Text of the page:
Diabetes can be a hectic illness to live with. A person may be born with it or may develop it due to poor diet or a sedentary lifestyle. If you have pre-diabetes. A result of bad diet and lifestyle is pre-diabetes. Routine blood tests may detect pre-diabetes.
An important indicator of whether a person is likely to develop type 2 diabetes is prediabetes. Unlike type 2 diabetes, prediabetes is curable. Lifestyle changes, eating healthily, and exercising can help bring blood sugar levels back to normal. This section explains.
Lifestyle changes to reverse pre-diabetes:
1. Inculcate exercise regularly
If you’re not already active, it’s time to become active. You can exercise without joining the gym. Going for a walk or riding a bike are easy ways to get regular workouts in. Aiming for 30 minutes of exercise most of the week will leave you sweating and having trouble breathing. You can better manage your diabetes by leading an active lifestyle that lowers your blood sugar. In addition, it reduces the risk of developing heart disease. In addition, it helps in stress relief and weight loss.
2. Eat right
For diabetics, this is essential because what you eat affects your blood sugar levels. No foods are strictly prohibited. Just consume as much food as your body needs. Eat plenty of fruits, vegetables and whole grains. Choose lean meats and non-fat dairy products. Eat foods that are low in fat and high in sugar. Sugar is made from carbohydrates, so limit your intake. Try to keep the same amount with each meal. This is even more important if you need insulin or other medications to control your blood sugar.
3. Manage your mental health
Stress raises blood sugar levels. Additionally, anxiety can affect diabetes control. You may neglect to take your medication, exercise, or eat properly. Find ways to relax, such as yoga, deep breathing, and relaxing activities. We encourage you to seek professional health, if necessary. Therapy, meditation instruction, and more can all help improve your mental health.
4. Get regular checkups
See your doctor at least twice a year. Diabetes also increases the risk of developing other heart diseases. Check your cholesterol, blood pressure, and A1c value (average blood sugar over 3 months). Regular testing can help you notice gradual spikes in blood sugar levels and help prevent diabetes and pre-diabetes.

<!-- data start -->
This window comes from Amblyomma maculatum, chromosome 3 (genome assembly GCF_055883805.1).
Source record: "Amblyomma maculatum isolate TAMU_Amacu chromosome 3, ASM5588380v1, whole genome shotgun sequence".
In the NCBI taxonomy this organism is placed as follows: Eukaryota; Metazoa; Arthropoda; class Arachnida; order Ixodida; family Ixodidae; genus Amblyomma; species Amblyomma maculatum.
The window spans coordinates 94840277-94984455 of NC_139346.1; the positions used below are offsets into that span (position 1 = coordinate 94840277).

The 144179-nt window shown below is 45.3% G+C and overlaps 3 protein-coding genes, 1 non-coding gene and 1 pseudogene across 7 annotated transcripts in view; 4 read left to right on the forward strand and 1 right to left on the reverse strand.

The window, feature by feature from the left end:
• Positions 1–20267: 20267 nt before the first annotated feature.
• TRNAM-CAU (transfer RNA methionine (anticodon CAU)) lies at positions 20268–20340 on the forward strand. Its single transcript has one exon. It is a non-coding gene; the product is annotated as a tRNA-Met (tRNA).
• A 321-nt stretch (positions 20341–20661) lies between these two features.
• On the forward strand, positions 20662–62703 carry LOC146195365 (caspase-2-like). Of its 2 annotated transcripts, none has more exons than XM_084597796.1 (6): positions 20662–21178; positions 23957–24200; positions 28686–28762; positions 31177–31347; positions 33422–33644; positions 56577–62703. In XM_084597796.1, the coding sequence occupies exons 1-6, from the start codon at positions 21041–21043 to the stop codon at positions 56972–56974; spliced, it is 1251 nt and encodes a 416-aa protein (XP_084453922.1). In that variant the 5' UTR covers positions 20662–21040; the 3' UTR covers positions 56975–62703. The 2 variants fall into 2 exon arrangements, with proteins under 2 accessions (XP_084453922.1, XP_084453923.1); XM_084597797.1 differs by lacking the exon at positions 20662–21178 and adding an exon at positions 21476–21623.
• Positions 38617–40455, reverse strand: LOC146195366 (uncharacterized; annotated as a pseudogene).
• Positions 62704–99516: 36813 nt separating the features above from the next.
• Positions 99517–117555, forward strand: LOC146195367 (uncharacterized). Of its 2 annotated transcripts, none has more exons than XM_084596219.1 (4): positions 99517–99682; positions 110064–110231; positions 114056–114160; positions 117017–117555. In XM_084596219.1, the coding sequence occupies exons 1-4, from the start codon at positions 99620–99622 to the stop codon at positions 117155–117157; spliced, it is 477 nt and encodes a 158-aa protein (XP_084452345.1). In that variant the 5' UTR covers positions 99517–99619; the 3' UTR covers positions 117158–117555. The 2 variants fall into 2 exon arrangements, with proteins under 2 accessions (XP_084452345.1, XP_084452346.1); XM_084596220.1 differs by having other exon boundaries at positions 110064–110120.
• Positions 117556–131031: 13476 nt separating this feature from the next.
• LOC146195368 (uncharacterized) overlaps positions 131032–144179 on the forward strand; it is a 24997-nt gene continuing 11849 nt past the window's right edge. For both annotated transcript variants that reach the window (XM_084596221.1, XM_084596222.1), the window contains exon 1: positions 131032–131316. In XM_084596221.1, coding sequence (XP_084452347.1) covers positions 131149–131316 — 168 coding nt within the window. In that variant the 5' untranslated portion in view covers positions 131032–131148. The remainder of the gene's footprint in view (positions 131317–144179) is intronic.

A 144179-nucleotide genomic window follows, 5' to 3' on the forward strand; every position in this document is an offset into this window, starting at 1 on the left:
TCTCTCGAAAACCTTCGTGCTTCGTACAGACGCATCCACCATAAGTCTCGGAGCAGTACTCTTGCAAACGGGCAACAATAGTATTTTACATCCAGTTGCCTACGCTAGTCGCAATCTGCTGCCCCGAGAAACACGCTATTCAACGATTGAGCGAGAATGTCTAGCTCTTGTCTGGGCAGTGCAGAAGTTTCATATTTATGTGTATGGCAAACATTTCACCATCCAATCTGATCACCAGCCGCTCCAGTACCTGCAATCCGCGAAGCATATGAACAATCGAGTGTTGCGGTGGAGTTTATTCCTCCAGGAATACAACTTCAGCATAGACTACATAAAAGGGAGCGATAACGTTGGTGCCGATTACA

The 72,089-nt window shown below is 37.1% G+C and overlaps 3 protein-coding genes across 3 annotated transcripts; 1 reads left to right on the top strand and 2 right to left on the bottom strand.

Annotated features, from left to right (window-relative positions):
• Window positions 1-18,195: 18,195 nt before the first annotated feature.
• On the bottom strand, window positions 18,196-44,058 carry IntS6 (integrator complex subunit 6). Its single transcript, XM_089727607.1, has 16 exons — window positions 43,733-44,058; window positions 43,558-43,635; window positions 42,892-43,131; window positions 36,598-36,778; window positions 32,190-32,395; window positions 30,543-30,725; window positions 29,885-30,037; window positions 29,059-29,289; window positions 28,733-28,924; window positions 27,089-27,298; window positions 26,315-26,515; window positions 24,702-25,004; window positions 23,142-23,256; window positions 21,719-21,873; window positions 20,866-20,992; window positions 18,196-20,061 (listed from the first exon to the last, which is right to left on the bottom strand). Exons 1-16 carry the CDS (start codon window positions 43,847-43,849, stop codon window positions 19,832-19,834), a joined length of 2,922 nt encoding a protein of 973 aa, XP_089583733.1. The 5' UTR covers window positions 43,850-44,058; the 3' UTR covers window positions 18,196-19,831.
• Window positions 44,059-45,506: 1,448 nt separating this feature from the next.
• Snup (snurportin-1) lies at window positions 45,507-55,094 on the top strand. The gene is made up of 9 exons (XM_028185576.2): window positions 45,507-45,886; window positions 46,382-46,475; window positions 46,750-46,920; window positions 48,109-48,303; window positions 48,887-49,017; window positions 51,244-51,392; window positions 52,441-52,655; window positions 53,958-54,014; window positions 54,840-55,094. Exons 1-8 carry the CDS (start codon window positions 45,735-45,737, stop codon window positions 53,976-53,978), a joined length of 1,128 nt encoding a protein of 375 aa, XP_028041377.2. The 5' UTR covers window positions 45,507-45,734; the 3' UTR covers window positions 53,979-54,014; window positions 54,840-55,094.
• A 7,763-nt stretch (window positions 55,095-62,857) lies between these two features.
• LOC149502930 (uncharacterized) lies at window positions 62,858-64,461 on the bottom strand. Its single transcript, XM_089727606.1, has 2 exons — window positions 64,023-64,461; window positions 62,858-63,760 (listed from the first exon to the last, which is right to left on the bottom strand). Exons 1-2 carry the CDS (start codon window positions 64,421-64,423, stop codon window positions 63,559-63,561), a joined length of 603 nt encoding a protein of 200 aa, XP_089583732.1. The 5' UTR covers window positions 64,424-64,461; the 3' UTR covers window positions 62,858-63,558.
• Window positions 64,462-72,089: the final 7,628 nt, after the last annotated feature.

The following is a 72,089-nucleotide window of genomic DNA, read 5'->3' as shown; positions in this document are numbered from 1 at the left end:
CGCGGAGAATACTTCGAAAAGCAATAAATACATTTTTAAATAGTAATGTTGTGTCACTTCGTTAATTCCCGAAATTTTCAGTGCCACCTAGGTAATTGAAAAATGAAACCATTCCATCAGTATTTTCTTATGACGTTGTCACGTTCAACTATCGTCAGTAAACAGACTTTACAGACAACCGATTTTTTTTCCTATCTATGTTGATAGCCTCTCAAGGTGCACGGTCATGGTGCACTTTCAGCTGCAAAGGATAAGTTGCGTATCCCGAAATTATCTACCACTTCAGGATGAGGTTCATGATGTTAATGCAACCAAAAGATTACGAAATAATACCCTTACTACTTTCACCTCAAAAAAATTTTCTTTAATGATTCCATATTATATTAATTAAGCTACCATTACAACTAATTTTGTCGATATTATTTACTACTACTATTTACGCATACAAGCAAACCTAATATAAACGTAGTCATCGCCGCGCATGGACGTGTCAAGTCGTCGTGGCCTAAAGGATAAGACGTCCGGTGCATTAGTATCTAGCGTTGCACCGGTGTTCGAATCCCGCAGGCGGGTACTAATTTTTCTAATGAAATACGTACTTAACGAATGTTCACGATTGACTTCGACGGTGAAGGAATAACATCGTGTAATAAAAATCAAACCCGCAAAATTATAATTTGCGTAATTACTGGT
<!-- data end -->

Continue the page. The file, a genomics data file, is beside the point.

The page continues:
5. Quit smoking now
Diabetes increases your risk of developing conditions such as nerve damage, heart disease, eye disease, kidney disease, vascular disease, stroke, and foot problems. Smoking can also make exercise more difficult. Talk to your doctor about smoking cessation options.
6. Drink in moderation
Avoiding excessive amounts of beer, wine, and alcoholic beverages may help manage blood sugar. Alcohol can cause blood sugar to rise or fall excessively. Before consuming alcohol, check your blood sugar and take precautions to prevent it from dropping. If you have diabetes and use insulin or other medications, eat when you drink. Some drinks, such as spritzers, can be high in carbs, so take this into account when counting carbs.
In conclusion, small changes in your daily routine can greatly improve your health. Managing these factors can lower your risk of developing diabetes.
Disclaimer: This content, including advice, provides general information only. It is not a substitute for a qualified medical opinion. Always consult a professional or family doctor for more information. NDTV is not responsible for this information.